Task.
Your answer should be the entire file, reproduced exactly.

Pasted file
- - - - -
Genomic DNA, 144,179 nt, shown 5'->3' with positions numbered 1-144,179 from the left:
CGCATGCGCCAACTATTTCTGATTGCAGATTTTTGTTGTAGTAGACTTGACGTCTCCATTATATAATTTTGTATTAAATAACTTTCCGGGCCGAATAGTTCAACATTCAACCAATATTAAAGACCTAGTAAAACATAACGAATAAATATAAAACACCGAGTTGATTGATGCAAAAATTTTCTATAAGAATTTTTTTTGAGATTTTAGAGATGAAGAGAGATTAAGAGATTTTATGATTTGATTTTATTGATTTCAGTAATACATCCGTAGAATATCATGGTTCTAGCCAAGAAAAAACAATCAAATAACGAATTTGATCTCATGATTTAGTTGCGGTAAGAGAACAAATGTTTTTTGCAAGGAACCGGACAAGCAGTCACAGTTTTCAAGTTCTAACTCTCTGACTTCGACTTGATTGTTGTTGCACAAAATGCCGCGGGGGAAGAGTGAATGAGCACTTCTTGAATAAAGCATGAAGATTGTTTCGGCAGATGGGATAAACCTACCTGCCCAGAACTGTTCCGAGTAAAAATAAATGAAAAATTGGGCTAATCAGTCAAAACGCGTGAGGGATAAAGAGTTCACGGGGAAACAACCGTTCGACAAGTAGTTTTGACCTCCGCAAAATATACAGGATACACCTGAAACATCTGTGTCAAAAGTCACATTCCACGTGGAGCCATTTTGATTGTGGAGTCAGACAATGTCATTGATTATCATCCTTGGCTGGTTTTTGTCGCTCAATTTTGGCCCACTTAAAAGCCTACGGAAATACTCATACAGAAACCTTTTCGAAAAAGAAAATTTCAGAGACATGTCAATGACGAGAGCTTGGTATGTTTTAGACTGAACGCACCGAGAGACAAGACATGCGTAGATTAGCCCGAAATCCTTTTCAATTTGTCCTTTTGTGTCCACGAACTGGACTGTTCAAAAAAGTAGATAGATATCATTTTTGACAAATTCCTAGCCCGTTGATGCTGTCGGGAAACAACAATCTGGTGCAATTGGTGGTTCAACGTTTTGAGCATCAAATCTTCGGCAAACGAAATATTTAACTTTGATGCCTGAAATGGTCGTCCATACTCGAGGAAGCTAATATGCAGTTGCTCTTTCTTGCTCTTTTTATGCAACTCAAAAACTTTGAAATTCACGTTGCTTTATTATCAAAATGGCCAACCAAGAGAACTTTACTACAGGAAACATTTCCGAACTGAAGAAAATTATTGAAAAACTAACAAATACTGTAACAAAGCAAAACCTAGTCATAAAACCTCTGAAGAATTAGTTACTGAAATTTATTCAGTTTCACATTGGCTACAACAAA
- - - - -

Genomic DNA, 144,179 nt, shown 5'->3' with positions numbered 1-144,179 from the left:
CGCATGCGCCAACTATTTCTGATTGCAGATTTTTGTTGTAGTAGACTTGACGTCTCCATTATATAATTTTGTATTAAATAACTTTCCGGGCCGAATAGTTCAACATTCAACCAATATTAAAGACCTAGTAAAACATAACGAATAAATATAAAACACCGAGTTGATTGATGCAAAAATTTTCTATAAGAATTTTTTTTGAGATTTTAGAGATGAAGAGAGATTAAGAGATTTTATGATTTGATTTTATTGATTTCAGTAATACATCCGTAGAATATCATGGTTCTAGCCAAGAAAAAACAATCAAATAACGAATTTGATCTCATGATTTAGTTGCGGTAAGAGAACAAATGTTTTTTGCAAGGAACCGGACAAGCAGTCACAGTTTTCAAGTTCTAACTCTCTGACTTCGACTTGATTGTTGTTGCACAAAATGCCGCGGGGGAAGAGTGAATGAGCACTTCTTGAATAAAGCATGAAGATTGTTTCGGCAGATGGGATAAACCTACCTGCCCAGAACTGTTCCGAGTAAAAATAAATGAAAAATTGGGCTAATCAGTCAAAACGCGTGAGGGATAAAGAGTTCACGGGGAAACAACCGTTCGACAAGTAGTTTTGACCTCCGCAAAATATACAGGATACACCTGAAACATCTGTGTCAAAAGTCACATTCCACGTGGAGCCATTTTGATTGTGGAGTCAGACAATGTCATTGATTATCATCCTTGGCTGGTTTTTGTCGCTCAATTTTGGCCCACTTAAAAGCCTACGGAAATACTCATACAGAAACCTTTTCGAAAAAGAAAATTTCAGAGACATGTCAATGACGAGAGCTTGGTATGTTTTAGACTGAACGCACCGAGAGACAAGACATGCGTAGATTAGCCCGAAATCCTTTTCAATTTGTCCTTTTGTGTCCACGAACTGGACTGTTCAAAAAAGTAGATAGATATCATTTTTGACAAATTCCTAGCCCGTTGATGCTGTCGGGAAACAACAATCTGGTGCAATTGGTGGTTCAACGTTTTGAGCATCAAATCTTCGGCAAACGAAATATTTAACTTTGATGCCTGAAATGGTCGTCCATACTCGAGGAAGCTAATATGCAGTTGCTCTTTCTTGCTCTTTTTATGCAACTCAAAAACTTTGAAATTCACGTTGCTTTATTATCAAAATGGCCAACCAAGAGAACTTTACTACAGGAAACATTTCCGAACTGAAGAAAATTATTGAAAAACTAACAAATACTGTAACAAAGCAAAACCTAGTCATAAAACCTCTGAAGAATTAGTTACTGAAATTTATTCAGTTTCACATTGGCTACAACAAA